Anthony Madison, a fourth-grader at Rognel Heights Elementary School, says he doesn't intend to miss another day of school -- and he means it.
Anthony and other students at Rognel Heights, located at 4300 Sidehill Road in West Baltimore, are all aiming for perfect attendance. If they achieve it, they will be rewarded with a trip to the General Motors Corp. plant on Broening Highway in June.
Under a partnership agreement between GM and the school, third-, fourth- and fifth-graders are eligible for trips to the plant if they have perfect attendance and display good discipline and study habits.
"It's something that everyone here wants to do," said Anthony, 11. "Last year, I didn't miss any days and we got to watch them spray-paint cars. I'd like to try something like that this year. I don't care if it's below zero, I'm coming to school."
Last year, Anthony was one of 78 Rognel Heights students rewarded with a tour of the Broening Highway plant.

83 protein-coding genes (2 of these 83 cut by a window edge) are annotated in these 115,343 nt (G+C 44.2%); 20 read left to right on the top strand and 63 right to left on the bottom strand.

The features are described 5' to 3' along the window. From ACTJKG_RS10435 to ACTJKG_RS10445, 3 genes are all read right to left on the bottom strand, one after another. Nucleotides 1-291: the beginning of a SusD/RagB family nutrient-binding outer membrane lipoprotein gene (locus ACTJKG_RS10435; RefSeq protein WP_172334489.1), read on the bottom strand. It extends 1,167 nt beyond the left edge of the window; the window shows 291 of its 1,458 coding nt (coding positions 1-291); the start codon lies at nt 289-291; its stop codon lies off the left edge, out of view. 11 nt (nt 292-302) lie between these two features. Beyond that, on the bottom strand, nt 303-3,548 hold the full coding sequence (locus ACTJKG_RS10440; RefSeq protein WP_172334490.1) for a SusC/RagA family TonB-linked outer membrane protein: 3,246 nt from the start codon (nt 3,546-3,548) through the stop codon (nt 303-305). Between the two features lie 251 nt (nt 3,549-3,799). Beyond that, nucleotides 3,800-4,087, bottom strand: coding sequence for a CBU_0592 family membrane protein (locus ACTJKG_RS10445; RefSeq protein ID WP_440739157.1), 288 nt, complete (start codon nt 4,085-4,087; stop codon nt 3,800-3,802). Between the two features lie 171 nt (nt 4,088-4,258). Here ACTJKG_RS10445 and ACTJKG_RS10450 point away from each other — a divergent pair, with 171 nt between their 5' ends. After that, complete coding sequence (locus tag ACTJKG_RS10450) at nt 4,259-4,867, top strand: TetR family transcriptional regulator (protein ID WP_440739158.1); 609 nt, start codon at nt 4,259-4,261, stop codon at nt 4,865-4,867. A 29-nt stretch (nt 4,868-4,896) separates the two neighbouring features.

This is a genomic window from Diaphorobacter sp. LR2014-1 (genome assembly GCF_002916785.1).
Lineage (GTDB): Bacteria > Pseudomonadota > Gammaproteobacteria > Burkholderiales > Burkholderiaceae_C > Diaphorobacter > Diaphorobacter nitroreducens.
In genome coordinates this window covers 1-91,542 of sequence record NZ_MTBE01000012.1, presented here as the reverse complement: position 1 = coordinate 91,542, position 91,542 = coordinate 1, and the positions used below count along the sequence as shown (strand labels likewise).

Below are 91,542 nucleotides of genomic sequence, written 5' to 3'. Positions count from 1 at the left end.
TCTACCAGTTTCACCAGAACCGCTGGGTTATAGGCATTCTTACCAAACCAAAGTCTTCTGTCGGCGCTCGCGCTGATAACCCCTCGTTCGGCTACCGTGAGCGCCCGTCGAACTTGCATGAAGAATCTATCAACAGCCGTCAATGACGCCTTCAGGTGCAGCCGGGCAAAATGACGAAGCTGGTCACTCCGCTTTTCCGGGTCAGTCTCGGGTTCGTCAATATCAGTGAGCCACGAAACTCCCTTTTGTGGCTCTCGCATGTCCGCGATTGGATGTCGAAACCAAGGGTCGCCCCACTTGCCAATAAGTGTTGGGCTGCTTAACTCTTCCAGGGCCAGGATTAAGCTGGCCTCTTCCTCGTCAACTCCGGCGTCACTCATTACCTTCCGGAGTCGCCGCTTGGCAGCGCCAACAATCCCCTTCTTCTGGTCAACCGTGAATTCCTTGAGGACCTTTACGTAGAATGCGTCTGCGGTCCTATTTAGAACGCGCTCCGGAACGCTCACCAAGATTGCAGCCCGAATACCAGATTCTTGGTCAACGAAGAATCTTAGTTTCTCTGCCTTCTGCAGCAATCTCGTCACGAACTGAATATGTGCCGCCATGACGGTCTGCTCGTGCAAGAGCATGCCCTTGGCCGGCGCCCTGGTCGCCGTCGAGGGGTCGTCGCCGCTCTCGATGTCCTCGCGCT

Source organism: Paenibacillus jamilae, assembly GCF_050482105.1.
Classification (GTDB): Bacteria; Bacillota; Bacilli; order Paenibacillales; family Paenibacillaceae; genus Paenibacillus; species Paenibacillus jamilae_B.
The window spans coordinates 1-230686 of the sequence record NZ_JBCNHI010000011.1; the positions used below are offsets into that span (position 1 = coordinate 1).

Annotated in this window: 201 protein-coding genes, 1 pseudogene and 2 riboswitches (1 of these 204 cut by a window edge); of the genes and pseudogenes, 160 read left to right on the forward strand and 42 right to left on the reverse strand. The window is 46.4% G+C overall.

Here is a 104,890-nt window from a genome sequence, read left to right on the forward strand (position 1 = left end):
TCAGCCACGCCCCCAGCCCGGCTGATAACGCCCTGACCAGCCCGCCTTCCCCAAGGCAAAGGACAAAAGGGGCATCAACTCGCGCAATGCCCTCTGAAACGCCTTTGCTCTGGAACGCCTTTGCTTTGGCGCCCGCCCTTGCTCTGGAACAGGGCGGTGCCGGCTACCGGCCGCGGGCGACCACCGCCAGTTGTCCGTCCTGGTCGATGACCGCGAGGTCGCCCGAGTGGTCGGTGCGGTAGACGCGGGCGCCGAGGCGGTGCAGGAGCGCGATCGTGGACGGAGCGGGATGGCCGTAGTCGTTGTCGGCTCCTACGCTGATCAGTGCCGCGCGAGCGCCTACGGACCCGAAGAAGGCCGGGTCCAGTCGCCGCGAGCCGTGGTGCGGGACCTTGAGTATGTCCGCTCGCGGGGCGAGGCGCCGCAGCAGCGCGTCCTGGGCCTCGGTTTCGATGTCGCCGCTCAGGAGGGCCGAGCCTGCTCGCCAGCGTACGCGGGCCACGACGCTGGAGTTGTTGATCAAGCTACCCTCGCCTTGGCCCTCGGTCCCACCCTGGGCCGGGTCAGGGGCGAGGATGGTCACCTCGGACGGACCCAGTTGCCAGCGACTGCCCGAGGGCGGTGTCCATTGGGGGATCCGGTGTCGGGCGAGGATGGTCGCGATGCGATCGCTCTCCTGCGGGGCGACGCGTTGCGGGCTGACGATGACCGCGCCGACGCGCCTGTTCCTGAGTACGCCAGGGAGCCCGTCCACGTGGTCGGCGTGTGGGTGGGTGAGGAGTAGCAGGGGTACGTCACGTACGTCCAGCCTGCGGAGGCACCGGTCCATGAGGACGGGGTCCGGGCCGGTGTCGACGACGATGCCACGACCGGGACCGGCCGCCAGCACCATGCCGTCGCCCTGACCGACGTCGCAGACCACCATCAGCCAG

Yesterday, GM officials visited the school and talked to students about career opportunities. The officials also said the corporation plans to donate several computers to the school.
Tom Schneck, comptroller at Broening Highway, said his company adopted the school last year in hopes of keeping youngsters interested in school.
"If all of the elementary schools in the city were adopted by some business, it would have a significant impact on the students and their careers," he said.
"Attendance is important whether they are at work or at school. You can't make a van if you don't have the people. With this, the idea is to light that light bulb. A few kids might get interested and go finish college."
GM took interest in Rognel Heights after receiving letters from Principal Sarah Horsey and from residents of the Edmondson Village area.
"We were rejected at first, but we went through the plant manager to get in," Ms. Horsey said.
Since the program began last year, the school's overall attendance has increased to 94 percent, Ms. Horsey said.
Nikia Boston, 11, a fifth-grader at Rognel Heights, said she toured the plant last year and liked the computers she saw there. But she said she was unsure if she wanted to work in the automotive field. "I want a job where I can stick with it and not get laid off," she said.